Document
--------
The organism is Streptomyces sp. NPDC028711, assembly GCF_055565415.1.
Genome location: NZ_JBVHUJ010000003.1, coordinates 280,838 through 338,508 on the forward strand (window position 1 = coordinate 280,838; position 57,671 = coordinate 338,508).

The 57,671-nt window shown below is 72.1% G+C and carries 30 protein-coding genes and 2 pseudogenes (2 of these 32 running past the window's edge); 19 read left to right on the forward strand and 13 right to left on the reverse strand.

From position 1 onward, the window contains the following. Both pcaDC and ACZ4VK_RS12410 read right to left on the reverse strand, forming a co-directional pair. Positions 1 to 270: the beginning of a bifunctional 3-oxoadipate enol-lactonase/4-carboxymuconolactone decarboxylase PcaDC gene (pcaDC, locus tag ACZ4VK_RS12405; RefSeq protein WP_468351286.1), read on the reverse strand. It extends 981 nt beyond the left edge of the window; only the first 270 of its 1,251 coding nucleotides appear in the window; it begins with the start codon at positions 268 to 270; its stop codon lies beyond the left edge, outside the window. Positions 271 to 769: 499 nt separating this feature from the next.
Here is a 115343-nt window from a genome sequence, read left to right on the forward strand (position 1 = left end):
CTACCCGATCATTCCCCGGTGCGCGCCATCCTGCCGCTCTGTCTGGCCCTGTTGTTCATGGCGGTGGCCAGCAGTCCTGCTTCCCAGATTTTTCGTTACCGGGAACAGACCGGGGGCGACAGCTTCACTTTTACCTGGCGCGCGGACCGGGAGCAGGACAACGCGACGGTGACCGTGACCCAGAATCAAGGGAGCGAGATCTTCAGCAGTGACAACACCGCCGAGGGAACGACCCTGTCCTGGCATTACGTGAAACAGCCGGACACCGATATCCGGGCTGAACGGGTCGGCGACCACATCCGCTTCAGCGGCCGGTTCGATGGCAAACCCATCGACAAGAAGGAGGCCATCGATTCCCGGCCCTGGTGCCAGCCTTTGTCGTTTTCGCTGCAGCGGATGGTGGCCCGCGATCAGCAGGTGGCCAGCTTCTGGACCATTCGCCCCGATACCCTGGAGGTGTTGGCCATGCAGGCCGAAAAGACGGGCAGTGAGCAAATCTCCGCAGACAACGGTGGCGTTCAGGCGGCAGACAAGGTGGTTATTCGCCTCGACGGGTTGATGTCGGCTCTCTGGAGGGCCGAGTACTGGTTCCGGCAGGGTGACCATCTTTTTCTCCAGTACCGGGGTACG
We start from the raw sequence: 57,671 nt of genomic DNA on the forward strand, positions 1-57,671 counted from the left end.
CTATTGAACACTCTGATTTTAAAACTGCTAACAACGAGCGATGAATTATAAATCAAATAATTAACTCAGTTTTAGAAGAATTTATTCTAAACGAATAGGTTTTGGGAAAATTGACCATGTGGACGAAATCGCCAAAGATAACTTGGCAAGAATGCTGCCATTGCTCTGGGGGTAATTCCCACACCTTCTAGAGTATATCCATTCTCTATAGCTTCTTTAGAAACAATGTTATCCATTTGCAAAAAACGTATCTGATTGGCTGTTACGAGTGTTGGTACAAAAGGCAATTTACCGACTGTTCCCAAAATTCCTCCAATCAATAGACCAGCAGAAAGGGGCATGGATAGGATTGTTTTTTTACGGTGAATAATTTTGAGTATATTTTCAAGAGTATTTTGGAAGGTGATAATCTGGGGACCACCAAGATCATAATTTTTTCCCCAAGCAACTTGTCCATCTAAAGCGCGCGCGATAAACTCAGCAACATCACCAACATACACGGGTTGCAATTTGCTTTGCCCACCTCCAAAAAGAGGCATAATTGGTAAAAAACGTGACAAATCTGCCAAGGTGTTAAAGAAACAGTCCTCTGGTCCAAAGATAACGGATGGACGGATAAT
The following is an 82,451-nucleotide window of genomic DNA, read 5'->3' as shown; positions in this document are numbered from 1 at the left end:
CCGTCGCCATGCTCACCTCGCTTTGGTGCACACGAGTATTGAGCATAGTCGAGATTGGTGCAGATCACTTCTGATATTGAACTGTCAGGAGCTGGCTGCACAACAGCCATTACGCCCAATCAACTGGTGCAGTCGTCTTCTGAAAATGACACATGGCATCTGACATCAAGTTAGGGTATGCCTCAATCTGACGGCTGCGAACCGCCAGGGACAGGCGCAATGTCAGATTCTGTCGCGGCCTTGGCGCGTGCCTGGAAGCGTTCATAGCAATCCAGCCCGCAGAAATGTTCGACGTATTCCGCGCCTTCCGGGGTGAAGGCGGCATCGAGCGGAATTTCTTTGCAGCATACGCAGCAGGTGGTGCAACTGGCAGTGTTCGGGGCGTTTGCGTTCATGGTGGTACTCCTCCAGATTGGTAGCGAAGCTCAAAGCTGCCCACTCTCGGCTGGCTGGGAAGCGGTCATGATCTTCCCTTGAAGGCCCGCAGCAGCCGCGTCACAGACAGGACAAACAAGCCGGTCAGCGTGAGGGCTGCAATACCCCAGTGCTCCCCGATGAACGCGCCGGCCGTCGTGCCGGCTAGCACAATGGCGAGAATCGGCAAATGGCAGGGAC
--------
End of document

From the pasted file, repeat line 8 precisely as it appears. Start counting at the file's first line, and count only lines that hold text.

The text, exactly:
CTATTGAACACTCTGATTTTAAAACTGCTAACAACGAGCGATGAATTATAAATCAAATAATTAACTCAGTTTTAGAAGAATTTATTCTAAACGAATAGGTTTTGGGAAAATTGACCATGTGGACGAAATCGCCAAAGATAACTTGGCAAGAATGCTGCCATTGCTCTGGGGGTAATTCCCACACCTTCTAGAGTATATCCATTCTCTATAGCTTCTTTAGAAACAATGTTATCCATTTGCAAAAAACGTATCTGATTGGCTGTTACGAGTGTTGGTACAAAAGGCAATTTACCGACTGTTCCCAAAATTCCTCCAATCAATAGACCAGCAGAAAGGGGCATGGATAGGATTGTTTTTTTACGGTGAATAATTTTGAGTATATTTTCAAGAGTATTTTGGAAGGTGATAATCTGGGGACCACCAAGATCATAATTTTTTCCCCAAGCAACTTGTCCATCTAAAGCGCGCGCGATAAACTCAGCAACATCACCAACATACACGGGTTGCAATTTGCTTTGCCCACCTCCAAAAAGAGGCATAATTGGTAAAAAACGTGACAAATCTGCCAAGGTGTTAAAGAAACAGTCCTCTGGTCCAAAGATAACGGATGGACGGATAAT